5 Surprising behind-the-scenes facts about the Grammys
Back in 2013, I entered a contest sponsored by Hilton Hotels that invited people to write about “the one act you won’t miss” when they come to town. As an avid fan of live concerts, it took me about 0.56 seconds to dash off 500 words about my go-to performer, Kiwi singer/songwriter Neil Finn (Split Enz, Crowded House). My lifelong devotion paid off: In January 2014, my husband and I took an all-expenses-paid trip to Los Angeles to watch the Grammys, complete with limo rides, backstage tours and a chance to walk the red carpet.
As fascinating as it was to see Pink dangle from trapeze silks sans safety net and Queen Latifah, Madonna and Macklemore perform a mass marriage in the aisles of the Staples Center, my biggest takeaway was how much happens when the cameras are off. Here are some of the things you won’t see during Sunday night’s broadcast.
1. There is a small city underneath the stage
The day before the show, we were given a tour of the massive undertaking that is setting up for the Grammys, from the “mic wrangler” (who makes sure everyone gets the make, model and bedazzling treatment they prefer for their mic) to the line of wheeled dollies (where drum kits of the gods sit like silent sentinels, marked with humble masking tape: “Ringo,” “Grohl,” etc.) to the scrum of headphone-wearing Grammys employees who keep it all moving. I’ve lived in towns smaller than the Grammys' backstage operation.
2. The red carpet has a passing lane
We were dropped off by the limo at the foot of the same red carpet, at the same starting line, as the celebrities — and then were nudged subtly to the left. There’s an auxiliary red carpet on the left, see, separated by a low wall and security staff from the main one the celebrities walk on. That one is lined with entertainment reporters, each in their own stall. It looks like a 4-H county fair, but with more sequins and hair extensions.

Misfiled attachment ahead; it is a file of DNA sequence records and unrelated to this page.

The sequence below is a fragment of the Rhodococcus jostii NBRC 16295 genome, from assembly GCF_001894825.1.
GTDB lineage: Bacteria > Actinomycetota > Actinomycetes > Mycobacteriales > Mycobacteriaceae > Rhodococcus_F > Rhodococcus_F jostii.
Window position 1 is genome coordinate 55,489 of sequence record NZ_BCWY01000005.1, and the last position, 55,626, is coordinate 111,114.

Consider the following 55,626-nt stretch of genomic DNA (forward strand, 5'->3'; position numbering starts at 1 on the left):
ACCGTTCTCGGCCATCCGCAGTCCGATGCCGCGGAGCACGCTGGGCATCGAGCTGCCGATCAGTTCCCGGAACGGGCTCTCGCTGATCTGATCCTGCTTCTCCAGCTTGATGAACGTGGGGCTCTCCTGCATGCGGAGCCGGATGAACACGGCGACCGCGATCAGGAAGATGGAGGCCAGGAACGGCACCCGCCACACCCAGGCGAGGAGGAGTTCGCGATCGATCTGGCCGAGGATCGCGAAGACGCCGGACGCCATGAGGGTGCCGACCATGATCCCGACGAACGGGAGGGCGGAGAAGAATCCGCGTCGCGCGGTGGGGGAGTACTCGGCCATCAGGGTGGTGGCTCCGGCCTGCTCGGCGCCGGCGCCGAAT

3. Celebrities have ants in their pants
The minute the cameras stop rolling for a commercial break, the entertainers in the audience were up out of their seats and running around to chat with their friends. Taylor Swift, sheathed in a gold sequin dress that made it hard to not see her, scurried around like an overwound kid’s toy, saying hello to Beyoncé, Lorde and anyone else she may have recognized from the grocery store. Then, exactly one minute and 50 seconds in, the celebrities started the reverse scurry as the Voice-of-God announcer counted down: "Return to your seats, live broadcast starts in 3... 2..."
4. Hats off to the seat fillers
Awards shows eschew empty seats in the audience, so if someone needs a bathroom break or wins an award, the Seat Filler Brigade springs to action. These are human seat warmers who crab-walk down the aisle in their long gowns and tuxes, guided by a show employee with a headset, slither to the empty spot and, one assumes, tries not to hyperventilate when they are wedged between Madonna and Justin Timberlake.
5. Some people need teleprompters more than others
Our backstage tour happened to coincide with the rehearsal by Willie Nelson, Merle Haggard, Kris Kristofferson and Blake Shelton of “Mama Don’t Let Your Babies Grow Up to Be Cowboys,” and as much as that was a high point for this old school country fan, it was clear that they’d need a teleprompter to make it happen live during the next day’s broadcast. From our seats between the stage and the teleprompter during the actual show, it was interesting to see how the device was used — or not — by the celebrities. Ozzy? There were words on the teleprompter when he spoke, but they bore no relationship to the sounds that came out of his mouth that night. The Highwaymen sounded terrific — that little bit of teleprompting was all they needed to make “Cowboys” perfect.
And then there was Anna Kendrick — sharp, funny Anna Kendrick — who took her teleprompter lines as a jumping off point and improved what was written there on the fly. If the unimaginable happened and things fall apart for Anna, she could definitely get a job as a Grammys teleprompter writer.